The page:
more » ... ined in an end-to-end fashion. Similarly to convolutional neural networks, impostor networks can fit large-scale training datasets very well, while also being able to generalize to new data points. At the same time, the bulk of computations within impostor networks happen through nearest neighbor search in high-dimensions. Such search can be performed efficiently on a variety of architectures including standard CPUs, where deep convolutional networks are inefficient. In a series of experiments with three fine-grained datasets, we show that impostor networks are able to boost the classification accuracy of a moderate-sized convolutional network considerably at a very small computational cost.
arXiv:1806.05217v1 fatcat:rysn4soshnb3pd6t2waqbeng4q

Editable Neural Networks [article]

Anton Sinitsin, Vsevolod Plokhotnyuk, Dmitriy Pyrkin, Sergei Popov, Artem Babenko
2020 arXiv   pre-print
These days deep neural networks are ubiquitously used in a wide range of tasks, from image classification and machine translation to face identification and self-driving cars. In many applications, a single model error can lead to devastating financial, reputational and even life-threatening consequences. Therefore, it is crucially important to correct model mistakes quickly as they appear. In this work, we investigate the problem of neural network editing - how one can efficiently patch a
more » ... ke of the model on a particular sample, without influencing the model behavior on other samples. Namely, we propose Editable Training, a model-agnostic training technique that encourages fast editing of the trained model. We empirically demonstrate the effectiveness of this method on large-scale image classification and machine translation tasks.
arXiv:2004.00345v2 fatcat:lnrxcjtkbbemvjkdqayoc4ngfy

RPGAN: GANs Interpretability via Random Routing [article]

Andrey Voynov, Artem Babenko
2020 arXiv   pre-print
Several prior works have demonstrated that in discriminative convolutional neural networks, different layers are "responsible" for different levels of abstraction (Zeiler & Fergus, 2014; Babenko et al  ... 
arXiv:1912.10920v2 fatcat:s2dgfkxmfze4po5pvus3xgv6du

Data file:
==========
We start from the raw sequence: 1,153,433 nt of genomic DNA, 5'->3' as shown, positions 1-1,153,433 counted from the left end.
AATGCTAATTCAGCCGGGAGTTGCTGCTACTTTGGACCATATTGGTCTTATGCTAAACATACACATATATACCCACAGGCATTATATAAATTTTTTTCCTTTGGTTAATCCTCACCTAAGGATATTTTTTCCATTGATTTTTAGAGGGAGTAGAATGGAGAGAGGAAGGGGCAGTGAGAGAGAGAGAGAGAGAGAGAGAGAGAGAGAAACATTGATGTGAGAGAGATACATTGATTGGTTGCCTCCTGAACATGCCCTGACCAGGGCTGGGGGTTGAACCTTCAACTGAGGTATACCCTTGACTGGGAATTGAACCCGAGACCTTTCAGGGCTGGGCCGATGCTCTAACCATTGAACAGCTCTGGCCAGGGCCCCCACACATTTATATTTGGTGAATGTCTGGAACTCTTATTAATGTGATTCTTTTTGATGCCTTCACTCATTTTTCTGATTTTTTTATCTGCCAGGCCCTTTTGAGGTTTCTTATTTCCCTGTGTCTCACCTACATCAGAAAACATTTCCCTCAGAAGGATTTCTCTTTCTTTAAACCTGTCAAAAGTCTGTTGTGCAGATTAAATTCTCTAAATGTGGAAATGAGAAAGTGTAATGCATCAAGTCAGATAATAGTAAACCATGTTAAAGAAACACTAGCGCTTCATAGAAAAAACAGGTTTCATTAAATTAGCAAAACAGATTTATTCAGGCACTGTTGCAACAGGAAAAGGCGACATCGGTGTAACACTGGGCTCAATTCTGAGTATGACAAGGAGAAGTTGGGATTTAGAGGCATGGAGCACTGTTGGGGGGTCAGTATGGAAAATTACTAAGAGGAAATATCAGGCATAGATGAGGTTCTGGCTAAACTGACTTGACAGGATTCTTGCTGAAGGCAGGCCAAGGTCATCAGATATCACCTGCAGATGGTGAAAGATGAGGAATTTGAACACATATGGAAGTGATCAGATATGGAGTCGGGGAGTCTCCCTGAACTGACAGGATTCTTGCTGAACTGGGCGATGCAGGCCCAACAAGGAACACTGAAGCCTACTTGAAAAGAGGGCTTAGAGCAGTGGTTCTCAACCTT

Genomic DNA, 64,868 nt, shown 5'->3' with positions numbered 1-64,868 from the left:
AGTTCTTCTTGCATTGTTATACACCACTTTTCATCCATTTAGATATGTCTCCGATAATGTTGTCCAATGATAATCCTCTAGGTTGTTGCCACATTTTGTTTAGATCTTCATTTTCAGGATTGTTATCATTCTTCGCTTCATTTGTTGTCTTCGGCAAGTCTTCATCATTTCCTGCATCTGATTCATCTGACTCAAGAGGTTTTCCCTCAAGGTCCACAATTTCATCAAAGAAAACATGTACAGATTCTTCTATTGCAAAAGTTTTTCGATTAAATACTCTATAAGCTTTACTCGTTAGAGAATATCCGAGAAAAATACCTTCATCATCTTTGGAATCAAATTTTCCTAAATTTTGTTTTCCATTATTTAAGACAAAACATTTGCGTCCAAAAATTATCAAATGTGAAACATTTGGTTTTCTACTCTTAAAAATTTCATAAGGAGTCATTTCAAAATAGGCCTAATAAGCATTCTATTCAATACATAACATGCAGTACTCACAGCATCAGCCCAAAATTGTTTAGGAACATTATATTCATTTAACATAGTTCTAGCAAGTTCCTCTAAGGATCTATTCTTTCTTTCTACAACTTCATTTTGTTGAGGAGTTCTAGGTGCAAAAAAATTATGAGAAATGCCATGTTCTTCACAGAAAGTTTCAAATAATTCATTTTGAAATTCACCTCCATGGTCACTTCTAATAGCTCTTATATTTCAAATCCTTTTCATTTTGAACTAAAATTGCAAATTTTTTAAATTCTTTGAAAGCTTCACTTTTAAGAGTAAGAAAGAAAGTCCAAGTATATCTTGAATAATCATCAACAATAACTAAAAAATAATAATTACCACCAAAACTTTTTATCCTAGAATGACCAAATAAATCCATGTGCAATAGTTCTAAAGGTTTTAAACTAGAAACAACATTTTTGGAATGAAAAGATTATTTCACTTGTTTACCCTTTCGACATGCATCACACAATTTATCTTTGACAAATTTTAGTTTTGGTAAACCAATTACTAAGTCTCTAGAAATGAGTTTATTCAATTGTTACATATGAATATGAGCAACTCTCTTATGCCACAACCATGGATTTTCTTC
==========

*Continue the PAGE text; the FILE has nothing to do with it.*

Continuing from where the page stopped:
Neural Codes for Image Retrieval [article]

Artem Babenko, Anton Slesarev, Alexandr Chigorin, Victor Lempitsky
2014 arXiv   pre-print
It has been shown that the activations invoked by an image within the top layers of a large convolutional neural network provide a high-level descriptor of the visual content of the image. In this paper, we investigate the use of such descriptors (neural codes) within the image retrieval application. In the experiments with several standard retrieval benchmarks, we establish that neural codes perform competitively even when the convolutional neural network has been trained for an unrelated
more » ... ification task (e.g.\ Image-Net). We also evaluate the improvement in the retrieval performance of neural codes, when the network is retrained on a dataset of images that are similar to images encountered at test time. We further evaluate the performance of the compressed neural codes and show that a simple PCA compression provides very good short codes that give state-of-the-art accuracy on a number of datasets. In general, neural codes turn out to be much more resilient to such compression in comparison other state-of-the-art descriptors. Finally, we show that discriminative dimensionality reduction trained on a dataset of pairs of matched photographs improves the performance of PCA-compressed neural codes even further. Overall, our quantitative experiments demonstrate the promise of neural codes as visual descriptors for image retrieval.
arXiv:1404.1777v2 fatcat:rzhl4fk5pbfljjlslxvkrbfn4q

Product Split Trees

Artem Babenko, Victor Lempitsky
2017 2017 IEEE Conference on Computer Vision and Pattern Recognition (CVPR)  
In this work, we introduce a new kind of spatial partition trees for efficient nearest-neighbor search. Our approach first identifies a set of useful data splitting directions, and then learns a codebook that can be used to encode such directions. We use the product-quantization idea in order to make the effective codebook large, the evaluation of scalar products between the query and the encoded splitting direction very fast, and the encoding itself compact. As a result, the proposed data
more » ... ture (Product Split tree) achieves compact clustering of data points, while keeping the traversal very efficient. In the nearest-neighbor search experiments on high-dimensional data, product split trees achieved state-of-the-art performance, demonstrating better speed-accuracy tradeoff than other spatial partition trees.
doi:10.1109/cvpr.2017.669 dblp:conf/cvpr/BabenkoL17 fatcat:fvrh66vgibaxbjzs5cet5ln7ay

Neural Codes for Image Retrieval [chapter]

Artem Babenko, Anton Slesarev, Alexandr Chigorin, Victor Lempitsky
2014 Lecture Notes in Computer Science  
It has been shown that the activations invoked by an image within the top layers of a large convolutional neural network provide a high-level descriptor of the visual content of the image. In this paper, we investigate the use of such descriptors (neural codes) within the image retrieval application. In the experiments with several standard retrieval benchmarks, we establish that neural codes perform competitively even when the convolutional neural network has been trained for an unrelated